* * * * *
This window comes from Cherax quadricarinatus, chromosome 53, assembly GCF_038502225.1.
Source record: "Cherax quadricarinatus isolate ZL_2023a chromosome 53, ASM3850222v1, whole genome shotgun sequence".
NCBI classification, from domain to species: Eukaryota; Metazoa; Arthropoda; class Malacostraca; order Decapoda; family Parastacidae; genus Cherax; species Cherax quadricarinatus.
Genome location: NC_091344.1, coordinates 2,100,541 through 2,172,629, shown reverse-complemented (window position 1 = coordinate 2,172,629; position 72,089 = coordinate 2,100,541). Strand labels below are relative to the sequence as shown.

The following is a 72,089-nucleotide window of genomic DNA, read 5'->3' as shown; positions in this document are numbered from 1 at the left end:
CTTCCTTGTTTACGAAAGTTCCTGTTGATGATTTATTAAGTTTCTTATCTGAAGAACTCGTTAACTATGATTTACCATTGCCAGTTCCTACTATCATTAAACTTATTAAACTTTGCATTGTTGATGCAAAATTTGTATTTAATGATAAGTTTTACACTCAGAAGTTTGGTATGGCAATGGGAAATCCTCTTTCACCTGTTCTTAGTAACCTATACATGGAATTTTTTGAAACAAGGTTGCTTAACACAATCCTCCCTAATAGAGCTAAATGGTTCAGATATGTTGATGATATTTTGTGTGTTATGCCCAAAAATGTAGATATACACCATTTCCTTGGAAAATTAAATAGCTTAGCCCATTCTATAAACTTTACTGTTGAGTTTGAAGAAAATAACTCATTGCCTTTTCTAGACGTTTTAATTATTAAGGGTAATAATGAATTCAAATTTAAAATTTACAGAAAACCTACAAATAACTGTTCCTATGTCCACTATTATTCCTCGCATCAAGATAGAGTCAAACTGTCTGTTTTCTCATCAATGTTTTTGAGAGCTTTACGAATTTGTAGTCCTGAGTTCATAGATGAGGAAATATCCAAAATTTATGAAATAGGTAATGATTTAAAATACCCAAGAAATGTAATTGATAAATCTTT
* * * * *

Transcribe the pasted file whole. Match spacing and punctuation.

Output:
This window comes from Cherax quadricarinatus, chromosome 53, assembly GCF_038502225.1.
Source record: "Cherax quadricarinatus isolate ZL_2023a chromosome 53, ASM3850222v1, whole genome shotgun sequence".
NCBI classification, from domain to species: Eukaryota; Metazoa; Arthropoda; class Malacostraca; order Decapoda; family Parastacidae; genus Cherax; species Cherax quadricarinatus.
Genome location: NC_091344.1, coordinates 2,100,541 through 2,172,629, shown reverse-complemented (window position 1 = coordinate 2,172,629; position 72,089 = coordinate 2,100,541). Strand labels below are relative to the sequence as shown.

The following is a 72,089-nucleotide window of genomic DNA, read 5'->3' as shown; positions in this document are numbered from 1 at the left end:
CTTCCTTGTTTACGAAAGTTCCTGTTGATGATTTATTAAGTTTCTTATCTGAAGAACTCGTTAACTATGATTTACCATTGCCAGTTCCTACTATCATTAAACTTATTAAACTTTGCATTGTTGATGCAAAATTTGTATTTAATGATAAGTTTTACACTCAGAAGTTTGGTATGGCAATGGGAAATCCTCTTTCACCTGTTCTTAGTAACCTATACATGGAATTTTTTGAAACAAGGTTGCTTAACACAATCCTCCCTAATAGAGCTAAATGGTTCAGATATGTTGATGATATTTTGTGTGTTATGCCCAAAAATGTAGATATACACCATTTCCTTGGAAAATTAAATAGCTTAGCCCATTCTATAAACTTTACTGTTGAGTTTGAAGAAAATAACTCATTGCCTTTTCTAGACGTTTTAATTATTAAGGGTAATAATGAATTCAAATTTAAAATTTACAGAAAACCTACAAATAACTGTTCCTATGTCCACTATTATTCCTCGCATCAAGATAGAGTCAAACTGTCTGTTTTCTCATCAATGTTTTTGAGAGCTTTACGAATTTGTAGTCCTGAGTTCATAGATGAGGAAATATCCAAAATTTATGAAATAGGTAATGATTTAAAATACCCAAGAAATGTAATTGATAAATCTTT